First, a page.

Once you have the seat done, it’s time to start stapling.
It is much more fun adding the staples than it is pulling them out!
I like to start in the middle and work my way out, finishing at the corners that I wrap like a present. Make sure to pull the fabric taut the whole time you are stapling as you don’t want wrinkles or loose bits. It will take some time and if you are just starting, you’ll probably want an extra pair of hands.
Once you get it all stapled, trim the excess fabric.
I saved the original cambric to finish off the bottom of the seat and keep dust and bugs out.
Don’t look too close because it’s not perfect but it’s the very bottom underside of the rocker so who is going to car
I gave the frame of the rocker a good cleaning then I filled some cracks and holes. I did a little bit of sanding then wiped it all down and painted it with Annie Sloan Pure White chalk paint. Then I gave the whole thing a distressed look and waxed it with clear wax to give it a nice soft finish. My sister-in-law wanted an old farmhouse look which the paint worked perfectly for. The great thing about this finish is that kids can ding it or chip the paint and it will only enhance the charm.
Once everything was done, I glued the back and seat into the bentwood rocker and then hid it in my brother’s van to surprise the new mama!
It was a lot of work but I am so happy with the way it turned out! It couldn’t have matched the cute yellow, purple, and white nursery more perfectly.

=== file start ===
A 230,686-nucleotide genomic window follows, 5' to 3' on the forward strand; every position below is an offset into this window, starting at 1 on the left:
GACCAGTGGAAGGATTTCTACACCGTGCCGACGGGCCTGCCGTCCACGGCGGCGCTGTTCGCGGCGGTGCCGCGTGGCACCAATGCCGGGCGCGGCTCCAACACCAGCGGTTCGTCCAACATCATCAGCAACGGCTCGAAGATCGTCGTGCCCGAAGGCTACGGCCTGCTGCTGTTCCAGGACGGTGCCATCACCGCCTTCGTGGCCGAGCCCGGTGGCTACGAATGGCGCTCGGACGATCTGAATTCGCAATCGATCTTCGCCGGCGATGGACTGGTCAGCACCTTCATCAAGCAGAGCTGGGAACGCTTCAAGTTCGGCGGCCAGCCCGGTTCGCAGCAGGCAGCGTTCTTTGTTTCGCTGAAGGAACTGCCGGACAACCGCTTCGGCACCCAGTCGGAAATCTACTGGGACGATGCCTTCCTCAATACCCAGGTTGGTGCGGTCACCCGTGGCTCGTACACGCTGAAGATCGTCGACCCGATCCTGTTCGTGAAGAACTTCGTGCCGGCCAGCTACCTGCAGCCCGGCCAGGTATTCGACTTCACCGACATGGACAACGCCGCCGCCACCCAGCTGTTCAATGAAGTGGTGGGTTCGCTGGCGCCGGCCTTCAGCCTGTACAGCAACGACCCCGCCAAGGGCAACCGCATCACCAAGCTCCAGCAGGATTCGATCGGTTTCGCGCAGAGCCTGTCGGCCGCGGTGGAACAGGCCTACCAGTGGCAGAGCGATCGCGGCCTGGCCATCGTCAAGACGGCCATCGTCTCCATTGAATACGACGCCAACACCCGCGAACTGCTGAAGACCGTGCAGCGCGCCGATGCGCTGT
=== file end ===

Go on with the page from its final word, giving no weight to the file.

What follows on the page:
Surprising Val was the best part!
I still love the contrasting fabric on the back.
I mean, really?
How fun is that!
Oh, hey! In case you’re worried, the fabric was sprayed with a light coat of Scotchguard, making it water and stain-resistant. Scotchguard is a lifesaver when you are working with furniture for little kids’ rooms. Another coat can be added down the road when the first starts to wear off. It’s such a pretty chair and I wanted the new mama to feel safe sitting in it.
And, just because I love a good Before & After, here’s a side-by-side of just how far this old gal came!
She looked so tired and sad before.
Now she’s a happy, bright thing!
Do you have one of these old Bentwood rockers
kicking around in the corner of your basement or attic?